Associations between white matter microstructure and infants' working memory

Sarah J. Short, Jed T. Elison, Barbara Davis Goldman, Martin Styner, Hongbin Gu, Mark Connelly, Eric Maltbie, Sandra Woolson, Weili Lin, Guido Gerig, J. Steven Reznick, John H. Gilmore

Research output: Contribution to journalArticlepeer-review

85 Scopus citations


Working memory emerges in infancy and plays a privileged role in subsequent adaptive cognitive development. The neural networks important for the development of working memory during infancy remain unknown. We used diffusion tensor imaging (DTI) and deterministic fiber tracking to characterize the microstructure of white matter fiber bundles hypothesized to support working memory in 12-month-old infants (n= 73). Here we show robust associations between infants' visuospatial working memory performance and microstructural characteristics of widespread white matter. Significant associations were found for white matter tracts that connect brain regions known to support working memory in older children and adults (genu, anterior and superior thalamic radiations, anterior cingulum, arcuate fasciculus, and the temporal-parietal segment). Better working memory scores were associated with higher FA and lower RD values in these selected white matter tracts. These tract-specific brain-behavior relationships accounted for a significant amount of individual variation above and beyond infants' gestational age and developmental level, as measured with the Mullen Scales of Early Learning. Working memory was not associated with global measures of brain volume, as expected, and few associations were found between working memory and control white matter tracts. To our knowledge, this study is among the first demonstrations of brain-behavior associations in infants using quantitative tractography. The ability to characterize subtle individual differences in infant brain development associated with complex cognitive functions holds promise for improving our understanding of normative development, biomarkers of risk, experience-dependent learning and neuro-cognitive periods of developmental plasticity.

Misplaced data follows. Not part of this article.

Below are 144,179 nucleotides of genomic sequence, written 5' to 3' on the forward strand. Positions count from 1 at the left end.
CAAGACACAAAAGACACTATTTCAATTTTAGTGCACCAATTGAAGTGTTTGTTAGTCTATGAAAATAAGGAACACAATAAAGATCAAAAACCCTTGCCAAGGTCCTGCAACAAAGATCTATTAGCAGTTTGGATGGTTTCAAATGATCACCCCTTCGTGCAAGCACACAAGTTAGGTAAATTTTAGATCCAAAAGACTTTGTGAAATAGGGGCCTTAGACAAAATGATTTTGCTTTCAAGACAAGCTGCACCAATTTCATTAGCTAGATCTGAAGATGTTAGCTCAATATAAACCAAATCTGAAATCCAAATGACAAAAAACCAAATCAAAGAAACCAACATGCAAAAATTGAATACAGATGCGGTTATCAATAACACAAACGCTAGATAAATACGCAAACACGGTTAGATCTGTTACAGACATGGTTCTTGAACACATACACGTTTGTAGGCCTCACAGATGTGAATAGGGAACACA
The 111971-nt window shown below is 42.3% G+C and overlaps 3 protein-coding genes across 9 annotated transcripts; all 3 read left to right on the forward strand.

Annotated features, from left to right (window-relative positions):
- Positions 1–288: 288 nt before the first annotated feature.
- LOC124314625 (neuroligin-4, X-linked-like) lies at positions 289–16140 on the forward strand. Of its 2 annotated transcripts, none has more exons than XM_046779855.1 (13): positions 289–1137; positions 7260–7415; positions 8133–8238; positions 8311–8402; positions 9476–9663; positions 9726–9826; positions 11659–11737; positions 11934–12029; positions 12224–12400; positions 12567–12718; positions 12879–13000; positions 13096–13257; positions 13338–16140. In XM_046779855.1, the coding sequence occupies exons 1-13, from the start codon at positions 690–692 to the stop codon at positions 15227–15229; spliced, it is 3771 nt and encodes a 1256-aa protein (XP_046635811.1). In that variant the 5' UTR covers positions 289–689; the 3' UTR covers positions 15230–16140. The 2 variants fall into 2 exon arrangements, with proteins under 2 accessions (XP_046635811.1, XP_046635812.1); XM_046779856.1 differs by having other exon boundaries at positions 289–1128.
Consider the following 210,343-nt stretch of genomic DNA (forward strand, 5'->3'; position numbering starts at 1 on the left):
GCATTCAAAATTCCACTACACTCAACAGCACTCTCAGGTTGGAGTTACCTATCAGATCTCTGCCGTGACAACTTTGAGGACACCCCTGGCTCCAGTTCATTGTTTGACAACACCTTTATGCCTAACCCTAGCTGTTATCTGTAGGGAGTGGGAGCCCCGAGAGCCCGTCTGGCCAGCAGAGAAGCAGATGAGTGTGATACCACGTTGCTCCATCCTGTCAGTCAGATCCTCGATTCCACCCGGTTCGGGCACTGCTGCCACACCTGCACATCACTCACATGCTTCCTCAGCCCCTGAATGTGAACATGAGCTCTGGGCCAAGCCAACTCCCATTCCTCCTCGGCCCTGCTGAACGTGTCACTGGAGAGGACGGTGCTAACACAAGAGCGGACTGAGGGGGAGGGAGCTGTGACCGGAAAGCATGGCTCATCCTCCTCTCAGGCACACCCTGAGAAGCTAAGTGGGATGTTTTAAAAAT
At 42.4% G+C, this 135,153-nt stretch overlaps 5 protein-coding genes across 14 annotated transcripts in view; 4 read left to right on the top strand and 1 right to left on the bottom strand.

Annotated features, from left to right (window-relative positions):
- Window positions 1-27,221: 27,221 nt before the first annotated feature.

Original languageEnglish (US)
Pages (from-to)156-166
Number of pages11
Issue number1
StatePublished - Jan 1 2013
Externally publishedYes

Bibliographical note

Funding Information:
This research was supported by the following grants: NIMH Silvio O. Conte Center ( MH064065 ) and Twin ( MH070890 and MH091645 ), NICHD ( HD053000 ), IDDRC ( P30-HD003110 ), and NRSA ( T32 NS007431 ). SJS and JTE were supported by NRSA awards ( T32 HD040127 and 5T32HD007376 , respectively) from NICHD . MS and GG were additionally supported by the National Alliance for Medical Image Computing (NA-MIC) , funded by the NIH ( U54 EB005149 ). In addition, we gratefully acknowledge Dianne Evans, Mary Norton, Bob Hamer, Amanda Lyall, Xiujuan Geng, and Janice Linn for their contributions to this project, and the research assistants involved in testing the infants: Elizabeth Misiti, Kathryn Cochrane, Hillary Langley, Sarah Palmer, Portia Henderson, Molly McGinnis, and Emily Bostwick. We are also deeply grateful to the families of the infants for their willingness to involve their infants, and themselves, in this work.


  • Brain development
  • Diffusion tensor imaging
  • Infant
  • White matter
  • Working memory


Dive into the research topics of 'Associations between white matter microstructure and infants' working memory'. Together they form a unique fingerprint.

Cite this